This significant improvement to the course's infrastructure is going to take a few weeks this fall, and will require the use of some large equipment.  However, we will do everything possible to minimize the disruption to play, including requiring the contractor to work on only one hole at a time.  While a particular hole is under construction we will move the tee markers forward in order to keep the hole open for play.  We appreciate your understanding of the disruption during this time, and know that from both an environmental and playability perspective this will help keep the course green!  
The contractor is making good progress on the installation of new tee sprinklers.

Friday, September 14, 2012

Broken Tees

Broken tees are an issue for two reasons.  First, aesthetically, they can make a nice tee box appear to be littered.  Secondly, they have the potential to damage the mower's reels. 

We removed the broken tee containers from the Par 3 tees earlier this season.  The concept of having these right next to the divot mix boxes was great.  However, they weren't being used, and just became one more item for the staff to move when setting up the course for play, or mowing the tees. 
Unfortunately, the containers didn't reduce the time we have to spend gathering broken tees. 

Still, it would be greatly appreciated if you could take the time to pick up your tee.
This picture shows the unimpressive "catch" on the four Par 3s after a busy Friday.

Thursday, September 6, 2012

Got Grubs?

This week's surprise came when we discovered some Bluegrass rough that peeled back like an area rug in your house.  The cause of this was easy to identify:  Grubs.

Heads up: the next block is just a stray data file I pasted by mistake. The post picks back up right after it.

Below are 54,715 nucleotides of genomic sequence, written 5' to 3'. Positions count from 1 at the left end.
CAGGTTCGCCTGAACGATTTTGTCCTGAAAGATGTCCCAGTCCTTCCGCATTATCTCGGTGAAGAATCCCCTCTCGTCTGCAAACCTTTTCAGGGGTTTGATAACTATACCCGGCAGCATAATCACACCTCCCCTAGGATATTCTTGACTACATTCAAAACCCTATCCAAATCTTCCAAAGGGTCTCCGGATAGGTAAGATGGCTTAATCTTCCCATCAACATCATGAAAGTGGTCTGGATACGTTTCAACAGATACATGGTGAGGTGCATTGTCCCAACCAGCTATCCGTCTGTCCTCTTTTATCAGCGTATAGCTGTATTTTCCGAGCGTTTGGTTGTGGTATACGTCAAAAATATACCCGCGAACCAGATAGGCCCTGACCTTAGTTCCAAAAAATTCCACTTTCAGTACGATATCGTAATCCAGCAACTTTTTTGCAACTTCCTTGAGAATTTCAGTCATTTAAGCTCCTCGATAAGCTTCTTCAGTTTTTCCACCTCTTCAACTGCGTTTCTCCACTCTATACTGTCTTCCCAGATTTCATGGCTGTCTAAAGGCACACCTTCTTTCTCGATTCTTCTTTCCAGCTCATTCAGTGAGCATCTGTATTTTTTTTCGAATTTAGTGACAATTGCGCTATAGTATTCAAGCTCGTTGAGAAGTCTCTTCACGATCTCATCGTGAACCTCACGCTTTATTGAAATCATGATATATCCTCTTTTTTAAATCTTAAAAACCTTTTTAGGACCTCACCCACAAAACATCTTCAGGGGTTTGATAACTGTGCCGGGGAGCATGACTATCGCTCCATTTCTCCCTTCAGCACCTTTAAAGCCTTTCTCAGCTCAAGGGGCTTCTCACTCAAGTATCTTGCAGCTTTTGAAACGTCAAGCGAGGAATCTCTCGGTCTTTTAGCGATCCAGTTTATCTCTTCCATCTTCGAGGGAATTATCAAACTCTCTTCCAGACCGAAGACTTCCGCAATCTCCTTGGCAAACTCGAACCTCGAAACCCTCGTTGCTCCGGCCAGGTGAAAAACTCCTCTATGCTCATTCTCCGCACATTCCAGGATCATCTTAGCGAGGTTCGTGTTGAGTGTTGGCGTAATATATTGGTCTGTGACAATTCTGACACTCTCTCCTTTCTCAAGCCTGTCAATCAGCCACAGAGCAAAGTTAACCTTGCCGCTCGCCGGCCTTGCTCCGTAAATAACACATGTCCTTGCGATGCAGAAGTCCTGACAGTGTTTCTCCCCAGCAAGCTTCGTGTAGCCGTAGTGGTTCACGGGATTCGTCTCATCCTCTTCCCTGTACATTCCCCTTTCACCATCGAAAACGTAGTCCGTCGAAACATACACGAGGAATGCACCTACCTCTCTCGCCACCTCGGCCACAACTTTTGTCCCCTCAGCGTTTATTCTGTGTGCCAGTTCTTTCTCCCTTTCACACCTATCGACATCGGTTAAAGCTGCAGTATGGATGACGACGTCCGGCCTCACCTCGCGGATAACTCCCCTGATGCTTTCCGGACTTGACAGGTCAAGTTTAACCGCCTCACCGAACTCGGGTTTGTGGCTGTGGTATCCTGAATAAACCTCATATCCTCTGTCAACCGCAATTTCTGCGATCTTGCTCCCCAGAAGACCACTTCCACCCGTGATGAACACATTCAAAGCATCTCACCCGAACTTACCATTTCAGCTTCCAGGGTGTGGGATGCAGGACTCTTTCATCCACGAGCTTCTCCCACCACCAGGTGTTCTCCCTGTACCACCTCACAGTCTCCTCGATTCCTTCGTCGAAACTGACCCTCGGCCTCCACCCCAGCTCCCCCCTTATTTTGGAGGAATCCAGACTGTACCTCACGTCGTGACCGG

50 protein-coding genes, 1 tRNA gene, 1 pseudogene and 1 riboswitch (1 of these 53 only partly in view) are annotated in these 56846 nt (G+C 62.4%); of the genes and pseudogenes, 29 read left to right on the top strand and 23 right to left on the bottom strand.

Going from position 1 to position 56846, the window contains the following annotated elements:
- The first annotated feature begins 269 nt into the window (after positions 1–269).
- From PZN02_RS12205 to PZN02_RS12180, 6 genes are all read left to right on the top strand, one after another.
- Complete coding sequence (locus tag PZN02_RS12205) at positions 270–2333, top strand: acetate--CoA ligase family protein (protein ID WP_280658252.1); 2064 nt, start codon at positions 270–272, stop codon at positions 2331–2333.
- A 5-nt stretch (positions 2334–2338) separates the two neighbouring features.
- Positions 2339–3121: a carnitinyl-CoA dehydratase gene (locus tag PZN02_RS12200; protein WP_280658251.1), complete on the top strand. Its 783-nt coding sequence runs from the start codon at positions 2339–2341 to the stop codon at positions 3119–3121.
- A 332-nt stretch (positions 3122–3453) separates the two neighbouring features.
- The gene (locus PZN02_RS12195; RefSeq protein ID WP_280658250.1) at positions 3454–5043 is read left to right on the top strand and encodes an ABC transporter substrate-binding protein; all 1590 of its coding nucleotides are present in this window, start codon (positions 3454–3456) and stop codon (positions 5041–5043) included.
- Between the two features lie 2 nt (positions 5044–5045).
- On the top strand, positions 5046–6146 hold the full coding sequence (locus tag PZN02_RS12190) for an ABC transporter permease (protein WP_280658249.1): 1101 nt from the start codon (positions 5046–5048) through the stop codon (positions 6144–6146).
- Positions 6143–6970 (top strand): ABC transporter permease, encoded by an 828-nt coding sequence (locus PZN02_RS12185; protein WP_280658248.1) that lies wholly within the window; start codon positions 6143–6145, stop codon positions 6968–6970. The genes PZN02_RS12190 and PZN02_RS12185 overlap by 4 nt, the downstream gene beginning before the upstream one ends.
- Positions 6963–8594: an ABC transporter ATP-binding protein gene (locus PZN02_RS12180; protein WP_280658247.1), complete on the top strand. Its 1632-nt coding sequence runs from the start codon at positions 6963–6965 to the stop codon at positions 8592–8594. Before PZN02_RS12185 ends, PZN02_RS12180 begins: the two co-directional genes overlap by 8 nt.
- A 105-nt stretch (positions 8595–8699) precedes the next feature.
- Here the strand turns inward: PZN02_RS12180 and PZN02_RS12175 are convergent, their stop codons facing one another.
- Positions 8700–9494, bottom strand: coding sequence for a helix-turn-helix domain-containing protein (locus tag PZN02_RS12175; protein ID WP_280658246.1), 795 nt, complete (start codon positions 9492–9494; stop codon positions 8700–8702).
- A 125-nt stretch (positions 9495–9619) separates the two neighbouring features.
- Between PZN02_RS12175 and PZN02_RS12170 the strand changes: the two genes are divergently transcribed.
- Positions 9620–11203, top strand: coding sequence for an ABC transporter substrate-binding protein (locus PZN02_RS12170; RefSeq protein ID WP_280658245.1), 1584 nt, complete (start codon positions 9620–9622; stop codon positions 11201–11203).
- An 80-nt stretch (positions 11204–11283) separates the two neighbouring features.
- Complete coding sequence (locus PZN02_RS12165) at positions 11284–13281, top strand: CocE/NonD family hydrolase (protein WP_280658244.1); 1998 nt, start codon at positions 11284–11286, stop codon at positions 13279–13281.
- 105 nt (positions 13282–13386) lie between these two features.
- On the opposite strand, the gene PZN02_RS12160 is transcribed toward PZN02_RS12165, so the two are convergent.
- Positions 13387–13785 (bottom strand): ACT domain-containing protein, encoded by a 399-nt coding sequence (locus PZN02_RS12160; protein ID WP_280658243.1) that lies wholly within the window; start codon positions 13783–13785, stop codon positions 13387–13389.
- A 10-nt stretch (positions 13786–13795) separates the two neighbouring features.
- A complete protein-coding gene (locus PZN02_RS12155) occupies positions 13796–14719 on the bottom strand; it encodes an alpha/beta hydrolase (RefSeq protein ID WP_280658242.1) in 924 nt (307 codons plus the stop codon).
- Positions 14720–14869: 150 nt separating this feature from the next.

Grubs are the larvae stage of  scarabs (beetles), and they eat turf roots...which is obviously not good.  If you see turf that is wilting despite good soil moisture, you can give it a tug and see if it is well-rooted, or not.  Secondary damage to the grass can occur when animals such as crows, raccoons, and skunks start tearing at the turf to find the yummy grubs.

The strange thing is that we haven't seen grub damage in many years.  A preventative application is made in late June, and to date, has been very successful in controlling these insects.  There are several possible causes for the lack of control this year, including the timing of application, misses by the applicator, lack of timely precipitation/irrigation to move the product to the soil, or product failure.

For now, a curative application has been made to areas where we have found grub activity.  Going forward we will re-evaluate our timing and control methods.
These guys aren't feeling too good after a control product was applied this week.

Friday, August 31, 2012

What's With the Flags?

As you play the course over the next couple of weeks, you will probably notice small marking flags on some of the tees.   We are preparing for the next phase of the tee irrigation improvement project, and these flags are used to show the location of new sprinklers and valves

This year we will be installing smaller, more efficient sprinklers on #2, 5, 8, 12, and 13 tees.  The contractor is scheduled to begin work on September 10, and is hoping to have the work completed in two weeks.
Marking flags are used to show the location of new sprinklers.

Friday, August 24, 2012

How Do You Stop Etiolation?

After dealing with some significant thinning of several greens the past two summers caused by etiolation, we got through 2012 with minimal turf damage.  How?  Well, it certainly was not because of a lack of weather-related stress on the turf, as July tied or broke several heat records.

First, what exactly is etiolation?